Kenya – Maasai. The drinking of milk ceremony.

One of the characteristic in the life of Maasai is the Eunoto ceremony, drinking milk and becoming elders. We look at the event.

A ceremony that signals the passage from the state of warrior to that of elder is the drinking milk ritual. Beer is brewed in a pristine calabash and the mother of the warrior who will go through the ceremony  stores some milk. When the beer is being brewed, warriors come to the settlement, and two elder maternal uncles belonging to the godfather-group are called to give the warrior his milk.

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In the early evening when the herding is done, the two elders and the warriors gather. The warriors are given milk to drink with the twig of a wild olive tree. When this is done, a little of this sweet milk in placed in a small gourd and poured into a small calabash with curdled milk and a little water. The drink is then given to the warrior. In turn, the warriors bring the drink to the elders to bless it. Those belonging to the Olotuno circumcision-group and the other office bearers are first given milk to drink and then all members  get milk to drink. The warrior at the centre of the ceremony sits right inside the main bed, dressed in a black cloth, whilst his mother stands near the bed. One elder is dressed in a cloak and he holds the milk for the warrior.

ms 3The elder stands holding the milk out to the warrior, but at first the warrior refuses the milk, until the people of his family give him cattle. When the warrior knows that the people of his whole family and his age-mate warriors will give him cattle, he drinks the milk. He sucks the milk four times whilst the elder holds it out to him, after which the elder gives it to him to hold himself and to drink till satisfaction. The warriors then sing and dance, while the elders are given honey-beer. When it is time to go to sleep, the warriors go outside and leave the one who drank milk so that he can to sleep in his mother’s house in between the two elders of the godfather-group.  The morning after, when the early red dawn spreads around, the mother of the warrior gets up and raises a bull which has not yet managed to catch a cow. She also takes up some dung but allows the first amount to slip through her fingers, and holds on to the rest. She has a  small gourd in which she places the urine of a small ox and a goat. This she takes to the house to keep it and then goes to milk the cattle. The evening before, the two elders had come with a stick of an aromatic bush pulled out by the roots, and they stripped off the leaves leaving a few near the top. These they stuck into the gatepost on the left as one enters the settlement.  In the morning, they rise and remove that stick and give it to the warrior who is to be an elder in the kraal and they place this for the warrior along with the white stick of an entopisianoi-tree, so that there are now two.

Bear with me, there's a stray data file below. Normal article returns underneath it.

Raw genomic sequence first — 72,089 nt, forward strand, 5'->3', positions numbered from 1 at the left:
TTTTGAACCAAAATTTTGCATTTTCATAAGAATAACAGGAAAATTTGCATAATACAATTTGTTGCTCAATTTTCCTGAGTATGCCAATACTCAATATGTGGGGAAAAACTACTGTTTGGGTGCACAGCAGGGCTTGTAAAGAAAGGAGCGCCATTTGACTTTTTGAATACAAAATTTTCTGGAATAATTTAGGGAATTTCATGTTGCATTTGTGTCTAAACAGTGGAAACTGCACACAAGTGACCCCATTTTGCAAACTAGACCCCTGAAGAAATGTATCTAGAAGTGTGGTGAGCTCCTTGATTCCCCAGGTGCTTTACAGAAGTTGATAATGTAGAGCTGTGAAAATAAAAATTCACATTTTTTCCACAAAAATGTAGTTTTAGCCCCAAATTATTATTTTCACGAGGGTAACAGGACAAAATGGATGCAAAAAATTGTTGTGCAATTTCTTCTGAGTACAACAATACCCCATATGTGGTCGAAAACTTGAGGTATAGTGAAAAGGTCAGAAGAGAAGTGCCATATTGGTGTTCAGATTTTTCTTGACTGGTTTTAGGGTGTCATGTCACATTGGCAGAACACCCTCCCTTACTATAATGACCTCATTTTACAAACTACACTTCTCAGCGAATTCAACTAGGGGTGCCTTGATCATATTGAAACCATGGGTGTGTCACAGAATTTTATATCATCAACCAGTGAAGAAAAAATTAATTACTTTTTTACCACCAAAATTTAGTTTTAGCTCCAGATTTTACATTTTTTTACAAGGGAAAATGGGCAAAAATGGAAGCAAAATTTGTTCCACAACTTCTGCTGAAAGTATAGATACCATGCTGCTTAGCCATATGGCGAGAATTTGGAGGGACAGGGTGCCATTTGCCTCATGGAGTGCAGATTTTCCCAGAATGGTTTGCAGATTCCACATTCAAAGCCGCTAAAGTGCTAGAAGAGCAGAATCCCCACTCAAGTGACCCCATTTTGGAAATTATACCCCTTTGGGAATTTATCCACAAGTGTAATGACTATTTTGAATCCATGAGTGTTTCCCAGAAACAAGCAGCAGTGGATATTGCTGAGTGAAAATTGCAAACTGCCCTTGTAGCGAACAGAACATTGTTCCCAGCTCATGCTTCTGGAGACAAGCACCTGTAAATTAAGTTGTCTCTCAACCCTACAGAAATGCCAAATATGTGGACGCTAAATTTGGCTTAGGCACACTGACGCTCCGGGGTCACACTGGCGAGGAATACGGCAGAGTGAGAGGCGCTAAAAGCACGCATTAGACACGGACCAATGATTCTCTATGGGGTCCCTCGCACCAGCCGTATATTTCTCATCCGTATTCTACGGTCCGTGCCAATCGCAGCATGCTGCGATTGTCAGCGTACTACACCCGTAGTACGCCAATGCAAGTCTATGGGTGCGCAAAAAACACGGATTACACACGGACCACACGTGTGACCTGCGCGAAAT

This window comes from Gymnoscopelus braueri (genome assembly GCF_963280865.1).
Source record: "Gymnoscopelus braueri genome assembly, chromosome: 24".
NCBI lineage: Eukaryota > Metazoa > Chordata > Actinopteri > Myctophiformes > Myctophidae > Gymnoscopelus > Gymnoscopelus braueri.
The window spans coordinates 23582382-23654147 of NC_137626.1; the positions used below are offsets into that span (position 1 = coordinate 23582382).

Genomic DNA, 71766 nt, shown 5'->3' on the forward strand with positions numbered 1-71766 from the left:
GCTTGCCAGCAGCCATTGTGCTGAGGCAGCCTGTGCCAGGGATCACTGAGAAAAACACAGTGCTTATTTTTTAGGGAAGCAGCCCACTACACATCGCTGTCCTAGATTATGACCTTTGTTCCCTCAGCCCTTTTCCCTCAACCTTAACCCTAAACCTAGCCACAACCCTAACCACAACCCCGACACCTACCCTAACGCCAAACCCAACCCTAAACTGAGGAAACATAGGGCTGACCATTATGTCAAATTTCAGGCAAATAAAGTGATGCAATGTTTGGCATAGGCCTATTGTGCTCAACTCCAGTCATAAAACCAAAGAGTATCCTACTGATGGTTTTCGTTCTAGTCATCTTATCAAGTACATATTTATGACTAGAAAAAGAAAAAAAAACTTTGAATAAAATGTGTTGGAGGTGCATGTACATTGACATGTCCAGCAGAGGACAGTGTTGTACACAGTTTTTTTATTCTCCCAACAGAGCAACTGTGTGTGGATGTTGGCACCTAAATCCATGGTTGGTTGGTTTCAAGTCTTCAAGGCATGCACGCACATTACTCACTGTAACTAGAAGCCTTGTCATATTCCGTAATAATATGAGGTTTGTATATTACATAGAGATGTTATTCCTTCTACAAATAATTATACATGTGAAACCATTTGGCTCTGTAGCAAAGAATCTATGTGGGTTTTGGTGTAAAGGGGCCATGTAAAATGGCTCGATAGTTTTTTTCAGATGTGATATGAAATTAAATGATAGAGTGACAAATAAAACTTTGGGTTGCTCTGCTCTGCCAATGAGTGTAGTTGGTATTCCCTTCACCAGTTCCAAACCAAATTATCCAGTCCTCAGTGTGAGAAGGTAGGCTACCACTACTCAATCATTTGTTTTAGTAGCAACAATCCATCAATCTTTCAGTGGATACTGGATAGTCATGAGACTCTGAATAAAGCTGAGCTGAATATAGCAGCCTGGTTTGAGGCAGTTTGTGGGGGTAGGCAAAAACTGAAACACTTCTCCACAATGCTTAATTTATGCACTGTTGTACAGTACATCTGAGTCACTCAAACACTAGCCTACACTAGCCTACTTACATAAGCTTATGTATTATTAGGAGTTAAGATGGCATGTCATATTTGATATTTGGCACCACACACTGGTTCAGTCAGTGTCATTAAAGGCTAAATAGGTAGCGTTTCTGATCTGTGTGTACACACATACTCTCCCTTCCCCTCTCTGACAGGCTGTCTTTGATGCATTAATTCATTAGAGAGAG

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While the cattle are in the kraal and the gate is still closed with some thorn-branches, the elders and the warrior enter the cattle pen holding a small stool on which white chalk is powdered. They hold the top of a calabash with sweet milk in it and also put the urine of the young bull and the goat on the stool, along with  the dung of a bull. All these are now to be thoroughly mixed together. The warrior’s face is then anointed covering both his cheeks. His right shin is also anointed in blessing. The words are: Be favoured in cattle and people; this is at the blessing of the face. Then they say to him: May children put bracelets on you, boys as well as girls; this is at the blessing of the foot. And his sticks are anointed with the words: Be matched, the sticks of the boys and of girls. At this, everything is mixed together: white chalk, milk, urine, dung, beer. This is called ‘olkupelia’, the big blessing by which he becomes an elder ever after.
When ‘olkupelia’ has been performed, the cattle go out of the settlement, and he too goes out amongst the cattle, and beats three calves with a special stick, beginning with a bull and then the other cattle. And when the cattle have been struck, he sees them off for a while before returning into the settlement, where he is shaved again. The next morning he goes out with the cattle for four days. And with this the ceremony of drinking milk is over.

Frans Mol


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